By the summer of 1918, allied leaders in Great Britain, Canada, United States, Japan, and France felt that concrete military intervention was necessary to block the Bolshevik army and support the anti-Bolshevik White Russians in Vladivostok. In Oct., 1918, plans were well advanced to form two infantry battalions, the 259th and 260th Canadian Rifles, along with two artillery batteries, a machine gun company, and a squadron of cavalry made up of Royal Northwest Mounted Police. One company of the 260th was drawn from Atlantic Canada and this was likely where Tom Morgan was assigned and made his way to Vancouver in the autumn of 1918 for formation of the brigade and embarkation for Russia. An advance party of 706 troops which included medical support, administration, food and general logistics boarded the Empress of Japan on 11 October 1918, arriving 25 days later in Vladivostok.
Winter weather had already set in when Canadian troops arrived in the Russian seaport and while not the conditions faced by soldiers on the Western Front, it was nevertheless fraught with risk, exposure to harsh environment, and subject to attacks by Bolshevik-backed forces attempting to capture the port from White Army defenders. To Tom and his comrades it must have seemed quite strange to be fighting against elements of a previous ally in the conflict with Germany, particularly after the Armistice was declared on Nov. 11, 1918. The Siberian Expeditionary Force continued to be engaged well into 1919 until Tom’s unit became the first unit of Canadian troops to sail from Hong Kong on April 8th on the same steamship that brought them from Victoria, B.C. the year earlier. After formal discharge from his battalion, Tom eventually boarded a train for the long journey to Saint John and home to Grand Manan.
By 1921 Tom was back on Grand Manan pursuing a fisherman’s life but he did not settle on White Head with the Cossabooms. Instead, he had met Vashti Beulah Ellingwood, a widow living in North Head with her father, George Albert Babcock, a local carpenter. Vashti had been previously married to William Burke Ellingwood, son of Sidney and Addie (Green) Ellingwood on Dec. 3rd, 1916, just as he joined up in the war effort. However, after his return, he suffered heart failure in Feb. 1920. On Sept. 25th of the same year Vashti married Tom Morgan at Wilson’s Beach, Campobello, where she had been living through the war years with her cousin, Herman Matthews, from at least the spring of 1911. We can only speculate that he may have met her working in the sardine factories in Lubec or Eastport which was often a source of employment for island people in this period. Possibly he got to know her through a fellow soldier, John Henry Morrison, of North Head who married Vashti’s sister, Daissie or Hadassah, in 1904 before joining the 115th battalion in 1916. John made it through the war and returned to Grand Manan but died in 1935 at the relatively young age of fifty; prossibly from the side effects of the horrors he faced in the trenches.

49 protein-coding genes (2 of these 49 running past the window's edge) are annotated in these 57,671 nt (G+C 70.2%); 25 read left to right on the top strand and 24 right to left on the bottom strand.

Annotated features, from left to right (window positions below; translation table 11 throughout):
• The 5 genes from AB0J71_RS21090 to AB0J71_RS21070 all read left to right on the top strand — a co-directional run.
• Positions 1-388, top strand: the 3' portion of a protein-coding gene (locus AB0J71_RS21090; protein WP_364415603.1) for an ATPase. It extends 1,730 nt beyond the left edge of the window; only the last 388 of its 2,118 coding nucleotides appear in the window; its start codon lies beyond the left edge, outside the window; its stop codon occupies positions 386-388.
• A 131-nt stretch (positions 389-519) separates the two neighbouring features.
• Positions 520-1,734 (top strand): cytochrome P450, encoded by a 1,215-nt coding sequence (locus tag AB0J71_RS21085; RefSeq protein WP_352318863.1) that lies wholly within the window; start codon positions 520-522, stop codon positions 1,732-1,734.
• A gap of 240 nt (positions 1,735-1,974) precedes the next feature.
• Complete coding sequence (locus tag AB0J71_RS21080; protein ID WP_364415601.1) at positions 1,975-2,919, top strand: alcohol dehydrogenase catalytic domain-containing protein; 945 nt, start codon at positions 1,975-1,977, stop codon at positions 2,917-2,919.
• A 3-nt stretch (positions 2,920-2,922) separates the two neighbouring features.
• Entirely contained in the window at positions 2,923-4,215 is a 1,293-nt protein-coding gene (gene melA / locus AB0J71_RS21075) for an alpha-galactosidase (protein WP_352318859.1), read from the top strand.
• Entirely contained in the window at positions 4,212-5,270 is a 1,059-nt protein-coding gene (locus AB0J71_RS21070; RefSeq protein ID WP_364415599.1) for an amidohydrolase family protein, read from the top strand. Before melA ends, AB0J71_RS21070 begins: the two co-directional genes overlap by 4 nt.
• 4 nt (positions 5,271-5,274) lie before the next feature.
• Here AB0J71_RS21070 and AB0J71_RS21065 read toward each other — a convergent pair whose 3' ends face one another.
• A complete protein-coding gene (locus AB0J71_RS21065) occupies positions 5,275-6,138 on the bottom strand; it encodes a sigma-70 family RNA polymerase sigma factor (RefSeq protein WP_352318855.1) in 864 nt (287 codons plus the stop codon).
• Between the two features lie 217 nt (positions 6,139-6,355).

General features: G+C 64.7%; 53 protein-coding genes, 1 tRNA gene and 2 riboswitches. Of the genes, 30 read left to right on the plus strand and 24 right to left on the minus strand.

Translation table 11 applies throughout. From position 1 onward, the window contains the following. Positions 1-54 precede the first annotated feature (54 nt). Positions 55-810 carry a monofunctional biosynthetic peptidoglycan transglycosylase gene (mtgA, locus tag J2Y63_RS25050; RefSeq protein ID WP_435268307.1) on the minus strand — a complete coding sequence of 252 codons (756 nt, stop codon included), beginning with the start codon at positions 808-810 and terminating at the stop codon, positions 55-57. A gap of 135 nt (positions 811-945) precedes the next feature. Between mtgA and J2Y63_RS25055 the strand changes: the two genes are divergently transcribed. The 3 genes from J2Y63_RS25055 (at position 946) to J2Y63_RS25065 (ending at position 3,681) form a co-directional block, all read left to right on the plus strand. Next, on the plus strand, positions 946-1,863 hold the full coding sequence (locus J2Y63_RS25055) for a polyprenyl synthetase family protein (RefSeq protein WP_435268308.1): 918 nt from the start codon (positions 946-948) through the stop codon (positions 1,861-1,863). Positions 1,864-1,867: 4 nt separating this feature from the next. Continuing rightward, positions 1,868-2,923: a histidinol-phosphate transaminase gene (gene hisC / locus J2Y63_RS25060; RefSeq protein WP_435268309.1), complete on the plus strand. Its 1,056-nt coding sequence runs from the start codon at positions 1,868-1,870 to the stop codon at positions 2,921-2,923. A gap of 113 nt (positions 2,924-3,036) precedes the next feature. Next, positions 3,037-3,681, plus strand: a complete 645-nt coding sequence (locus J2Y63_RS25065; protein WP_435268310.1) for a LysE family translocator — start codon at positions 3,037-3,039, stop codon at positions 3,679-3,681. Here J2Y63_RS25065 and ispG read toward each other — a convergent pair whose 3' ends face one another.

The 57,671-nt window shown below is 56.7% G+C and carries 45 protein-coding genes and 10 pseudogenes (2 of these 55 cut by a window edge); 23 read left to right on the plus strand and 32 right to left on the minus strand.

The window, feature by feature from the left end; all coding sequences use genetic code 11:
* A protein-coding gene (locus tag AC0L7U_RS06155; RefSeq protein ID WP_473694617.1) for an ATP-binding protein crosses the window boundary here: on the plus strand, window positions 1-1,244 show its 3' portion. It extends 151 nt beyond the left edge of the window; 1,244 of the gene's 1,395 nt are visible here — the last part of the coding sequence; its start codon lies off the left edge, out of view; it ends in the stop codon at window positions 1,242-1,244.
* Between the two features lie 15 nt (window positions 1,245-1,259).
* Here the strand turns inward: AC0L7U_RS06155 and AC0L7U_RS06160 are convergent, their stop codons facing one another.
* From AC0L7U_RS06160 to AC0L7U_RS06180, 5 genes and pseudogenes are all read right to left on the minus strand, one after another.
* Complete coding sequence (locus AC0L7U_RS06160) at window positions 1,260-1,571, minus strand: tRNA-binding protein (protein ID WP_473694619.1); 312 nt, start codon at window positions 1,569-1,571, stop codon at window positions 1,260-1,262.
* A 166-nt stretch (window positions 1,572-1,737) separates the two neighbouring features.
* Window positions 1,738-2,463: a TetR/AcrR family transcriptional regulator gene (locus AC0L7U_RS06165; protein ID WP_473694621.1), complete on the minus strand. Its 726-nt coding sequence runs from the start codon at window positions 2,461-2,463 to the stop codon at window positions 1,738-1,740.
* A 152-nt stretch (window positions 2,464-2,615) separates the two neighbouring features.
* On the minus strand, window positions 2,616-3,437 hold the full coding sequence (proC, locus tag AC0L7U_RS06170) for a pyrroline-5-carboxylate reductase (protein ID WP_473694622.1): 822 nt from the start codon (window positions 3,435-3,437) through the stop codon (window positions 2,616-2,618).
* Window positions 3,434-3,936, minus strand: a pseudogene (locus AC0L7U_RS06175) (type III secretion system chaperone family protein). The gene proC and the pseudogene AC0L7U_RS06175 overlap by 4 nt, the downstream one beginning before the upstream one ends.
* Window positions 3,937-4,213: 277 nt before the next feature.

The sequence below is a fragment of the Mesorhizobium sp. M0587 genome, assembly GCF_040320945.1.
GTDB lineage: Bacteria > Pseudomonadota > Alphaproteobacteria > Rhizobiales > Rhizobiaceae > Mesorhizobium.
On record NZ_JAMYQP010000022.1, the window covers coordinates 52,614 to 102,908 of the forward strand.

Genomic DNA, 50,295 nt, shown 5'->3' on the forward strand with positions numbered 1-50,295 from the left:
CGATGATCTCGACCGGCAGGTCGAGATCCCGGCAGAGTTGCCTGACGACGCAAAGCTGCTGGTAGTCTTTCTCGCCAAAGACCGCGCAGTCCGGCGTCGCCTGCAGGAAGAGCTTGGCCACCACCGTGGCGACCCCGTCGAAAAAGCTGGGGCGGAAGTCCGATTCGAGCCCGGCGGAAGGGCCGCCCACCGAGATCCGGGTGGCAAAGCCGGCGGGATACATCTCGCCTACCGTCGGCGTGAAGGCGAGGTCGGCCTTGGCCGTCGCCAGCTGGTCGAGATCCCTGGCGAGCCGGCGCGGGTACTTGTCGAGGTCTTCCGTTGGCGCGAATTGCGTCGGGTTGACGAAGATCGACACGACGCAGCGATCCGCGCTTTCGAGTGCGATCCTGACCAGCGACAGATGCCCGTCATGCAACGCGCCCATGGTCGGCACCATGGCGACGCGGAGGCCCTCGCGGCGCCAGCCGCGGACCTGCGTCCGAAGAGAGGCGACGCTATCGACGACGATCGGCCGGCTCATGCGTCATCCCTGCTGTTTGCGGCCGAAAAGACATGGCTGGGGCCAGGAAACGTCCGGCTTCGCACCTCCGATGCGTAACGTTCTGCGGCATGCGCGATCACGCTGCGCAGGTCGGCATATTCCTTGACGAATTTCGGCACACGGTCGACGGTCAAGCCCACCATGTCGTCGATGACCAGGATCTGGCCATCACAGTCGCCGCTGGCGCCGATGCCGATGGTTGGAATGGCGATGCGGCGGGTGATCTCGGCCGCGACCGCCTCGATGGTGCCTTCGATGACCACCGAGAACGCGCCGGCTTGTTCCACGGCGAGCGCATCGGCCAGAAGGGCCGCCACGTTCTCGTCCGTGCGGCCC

After the war, Tom carried on in the fishery but by 1930 he became a merchant seaman on many vessels sailing to different parts of the world. For more than a decade he secured a position with the Life Saving Station at Shag Cove, Wood Island which he held until at least the beginning of the Second World War. When war erupted again in 1939 Tom served in the Grand Manan Home Guard unit throughout the war years. During his retirement years he became president of the Grand Manan Branch of the Royal Canadian Legion. The last four years of his life were spent at the Lancaster DVA Hospital in Saint John where he died August 31st, 1962 at age seventy-one.
Family Photos Courtesy of Ami MacNeill, great grand-daughter of Thomas Morgan.
Library and Archives Canada
St. Croix Courier, St. Stephen
Ian C. D. Moffat, “Forgotten Battlefields- Canadians in Siberia 1918-1919”, Canadian Military Journal, Vol. 8, No. 3, Autumn, 2007.